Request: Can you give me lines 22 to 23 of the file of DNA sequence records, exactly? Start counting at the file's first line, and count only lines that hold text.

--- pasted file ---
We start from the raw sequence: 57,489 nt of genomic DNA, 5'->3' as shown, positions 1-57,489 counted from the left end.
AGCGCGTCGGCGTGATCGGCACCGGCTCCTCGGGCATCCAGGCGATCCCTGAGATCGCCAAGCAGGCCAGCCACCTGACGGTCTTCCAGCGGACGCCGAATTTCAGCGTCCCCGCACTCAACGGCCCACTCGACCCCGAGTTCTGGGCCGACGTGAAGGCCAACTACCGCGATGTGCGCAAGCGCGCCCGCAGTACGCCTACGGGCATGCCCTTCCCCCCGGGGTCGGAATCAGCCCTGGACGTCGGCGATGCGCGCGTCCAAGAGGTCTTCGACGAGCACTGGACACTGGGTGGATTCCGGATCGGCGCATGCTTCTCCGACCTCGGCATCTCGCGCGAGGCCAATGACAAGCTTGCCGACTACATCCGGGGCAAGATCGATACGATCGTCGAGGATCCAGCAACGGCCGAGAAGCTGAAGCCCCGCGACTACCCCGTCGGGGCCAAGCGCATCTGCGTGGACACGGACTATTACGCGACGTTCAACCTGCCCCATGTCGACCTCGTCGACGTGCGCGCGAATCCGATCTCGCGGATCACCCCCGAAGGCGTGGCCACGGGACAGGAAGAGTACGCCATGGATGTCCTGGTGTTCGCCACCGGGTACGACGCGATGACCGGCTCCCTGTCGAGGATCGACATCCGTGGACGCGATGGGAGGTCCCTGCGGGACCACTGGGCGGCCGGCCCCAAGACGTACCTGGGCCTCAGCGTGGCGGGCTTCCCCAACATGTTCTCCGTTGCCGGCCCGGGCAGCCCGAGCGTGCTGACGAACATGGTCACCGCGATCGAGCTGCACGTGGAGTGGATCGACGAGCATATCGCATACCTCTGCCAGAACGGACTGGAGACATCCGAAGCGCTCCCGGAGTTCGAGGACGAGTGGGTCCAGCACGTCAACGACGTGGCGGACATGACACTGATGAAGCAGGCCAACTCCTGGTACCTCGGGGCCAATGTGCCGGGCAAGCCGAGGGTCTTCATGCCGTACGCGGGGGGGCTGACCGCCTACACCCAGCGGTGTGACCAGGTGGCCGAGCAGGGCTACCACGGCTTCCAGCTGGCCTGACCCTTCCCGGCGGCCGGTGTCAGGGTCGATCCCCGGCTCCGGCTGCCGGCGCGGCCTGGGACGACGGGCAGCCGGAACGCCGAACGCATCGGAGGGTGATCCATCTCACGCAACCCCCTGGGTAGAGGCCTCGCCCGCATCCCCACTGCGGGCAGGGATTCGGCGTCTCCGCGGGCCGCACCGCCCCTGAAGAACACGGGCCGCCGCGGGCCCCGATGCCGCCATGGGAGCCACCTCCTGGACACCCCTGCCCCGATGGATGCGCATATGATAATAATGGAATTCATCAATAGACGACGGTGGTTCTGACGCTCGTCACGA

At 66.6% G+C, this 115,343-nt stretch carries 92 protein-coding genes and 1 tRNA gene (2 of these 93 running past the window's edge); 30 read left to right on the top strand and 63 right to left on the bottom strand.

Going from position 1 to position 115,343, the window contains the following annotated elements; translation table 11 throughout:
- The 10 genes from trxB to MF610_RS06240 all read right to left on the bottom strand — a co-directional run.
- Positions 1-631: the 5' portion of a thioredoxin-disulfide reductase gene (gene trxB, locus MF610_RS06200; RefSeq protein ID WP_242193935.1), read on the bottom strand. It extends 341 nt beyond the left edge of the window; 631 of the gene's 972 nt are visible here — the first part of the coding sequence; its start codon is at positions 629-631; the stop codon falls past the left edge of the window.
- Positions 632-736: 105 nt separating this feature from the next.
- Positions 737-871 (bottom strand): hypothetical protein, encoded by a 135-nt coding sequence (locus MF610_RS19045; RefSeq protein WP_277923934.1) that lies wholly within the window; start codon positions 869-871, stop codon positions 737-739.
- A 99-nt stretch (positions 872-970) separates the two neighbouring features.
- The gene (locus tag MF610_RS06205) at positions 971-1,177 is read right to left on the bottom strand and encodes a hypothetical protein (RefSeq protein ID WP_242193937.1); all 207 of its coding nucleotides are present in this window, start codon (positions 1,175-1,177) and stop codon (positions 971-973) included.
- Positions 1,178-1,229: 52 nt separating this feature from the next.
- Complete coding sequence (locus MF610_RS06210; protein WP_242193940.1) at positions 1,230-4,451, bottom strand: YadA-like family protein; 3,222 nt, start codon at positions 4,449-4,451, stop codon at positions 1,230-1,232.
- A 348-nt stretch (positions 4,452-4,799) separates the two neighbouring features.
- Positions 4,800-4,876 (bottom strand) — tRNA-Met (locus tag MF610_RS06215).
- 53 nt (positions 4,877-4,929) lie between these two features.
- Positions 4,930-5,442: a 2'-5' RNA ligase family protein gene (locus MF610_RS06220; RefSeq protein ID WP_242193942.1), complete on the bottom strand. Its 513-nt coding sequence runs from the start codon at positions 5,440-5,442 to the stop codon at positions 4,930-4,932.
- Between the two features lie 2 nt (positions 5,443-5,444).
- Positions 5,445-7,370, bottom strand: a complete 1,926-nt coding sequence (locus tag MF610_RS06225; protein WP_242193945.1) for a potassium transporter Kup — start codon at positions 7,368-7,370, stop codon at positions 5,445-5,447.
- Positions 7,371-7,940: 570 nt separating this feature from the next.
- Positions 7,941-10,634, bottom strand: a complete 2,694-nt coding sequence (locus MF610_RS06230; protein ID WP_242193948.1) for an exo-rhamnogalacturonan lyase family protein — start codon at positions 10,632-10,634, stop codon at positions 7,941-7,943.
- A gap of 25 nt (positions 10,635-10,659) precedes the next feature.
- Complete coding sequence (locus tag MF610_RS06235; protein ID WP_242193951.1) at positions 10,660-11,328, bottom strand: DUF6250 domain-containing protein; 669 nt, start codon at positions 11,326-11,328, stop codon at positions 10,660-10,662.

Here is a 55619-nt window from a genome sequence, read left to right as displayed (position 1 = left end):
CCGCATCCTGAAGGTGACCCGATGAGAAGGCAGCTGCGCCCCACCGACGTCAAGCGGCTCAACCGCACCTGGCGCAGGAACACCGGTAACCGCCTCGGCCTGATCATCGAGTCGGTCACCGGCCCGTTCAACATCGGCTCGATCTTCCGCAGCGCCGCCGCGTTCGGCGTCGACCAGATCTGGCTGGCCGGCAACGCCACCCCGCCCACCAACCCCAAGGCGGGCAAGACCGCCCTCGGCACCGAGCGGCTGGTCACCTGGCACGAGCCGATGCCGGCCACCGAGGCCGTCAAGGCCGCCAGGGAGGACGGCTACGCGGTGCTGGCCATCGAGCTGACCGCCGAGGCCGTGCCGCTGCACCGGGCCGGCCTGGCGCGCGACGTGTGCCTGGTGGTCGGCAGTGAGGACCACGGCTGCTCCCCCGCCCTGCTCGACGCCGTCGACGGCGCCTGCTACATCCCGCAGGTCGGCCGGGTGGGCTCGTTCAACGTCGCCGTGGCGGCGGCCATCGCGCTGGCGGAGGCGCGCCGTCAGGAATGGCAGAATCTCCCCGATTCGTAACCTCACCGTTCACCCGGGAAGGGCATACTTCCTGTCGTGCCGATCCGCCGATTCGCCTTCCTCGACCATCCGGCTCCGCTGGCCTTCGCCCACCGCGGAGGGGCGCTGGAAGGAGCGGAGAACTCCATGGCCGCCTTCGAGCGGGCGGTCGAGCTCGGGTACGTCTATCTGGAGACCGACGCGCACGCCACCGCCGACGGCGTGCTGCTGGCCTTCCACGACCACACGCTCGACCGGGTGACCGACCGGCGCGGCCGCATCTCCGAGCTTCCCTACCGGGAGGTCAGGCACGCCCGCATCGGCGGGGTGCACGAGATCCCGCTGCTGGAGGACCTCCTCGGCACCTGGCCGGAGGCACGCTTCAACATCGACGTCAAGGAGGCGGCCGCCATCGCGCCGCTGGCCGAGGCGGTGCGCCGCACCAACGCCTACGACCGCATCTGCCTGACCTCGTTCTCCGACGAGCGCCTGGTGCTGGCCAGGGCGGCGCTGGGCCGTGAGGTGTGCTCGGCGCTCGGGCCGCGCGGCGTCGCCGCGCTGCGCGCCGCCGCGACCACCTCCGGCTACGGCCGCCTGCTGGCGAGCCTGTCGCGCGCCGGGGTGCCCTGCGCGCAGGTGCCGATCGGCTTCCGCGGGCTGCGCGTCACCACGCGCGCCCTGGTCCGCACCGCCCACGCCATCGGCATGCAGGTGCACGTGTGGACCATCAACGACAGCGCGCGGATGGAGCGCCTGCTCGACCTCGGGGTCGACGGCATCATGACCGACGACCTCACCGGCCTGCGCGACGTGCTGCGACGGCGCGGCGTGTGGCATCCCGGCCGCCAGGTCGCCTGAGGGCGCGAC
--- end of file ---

- Complete coding sequence (locus tag MF610_RS06235; protein ID WP_242193951.1) at positions 10,660-11,328, bottom strand: DUF6250 domain-containing protein; 669 nt, start codon at positions 11,326-11,328, stop codon at positions 10,660-10,662.

Here is a 55619-nt window from a genome sequence, read left to right as displayed (position 1 = left end):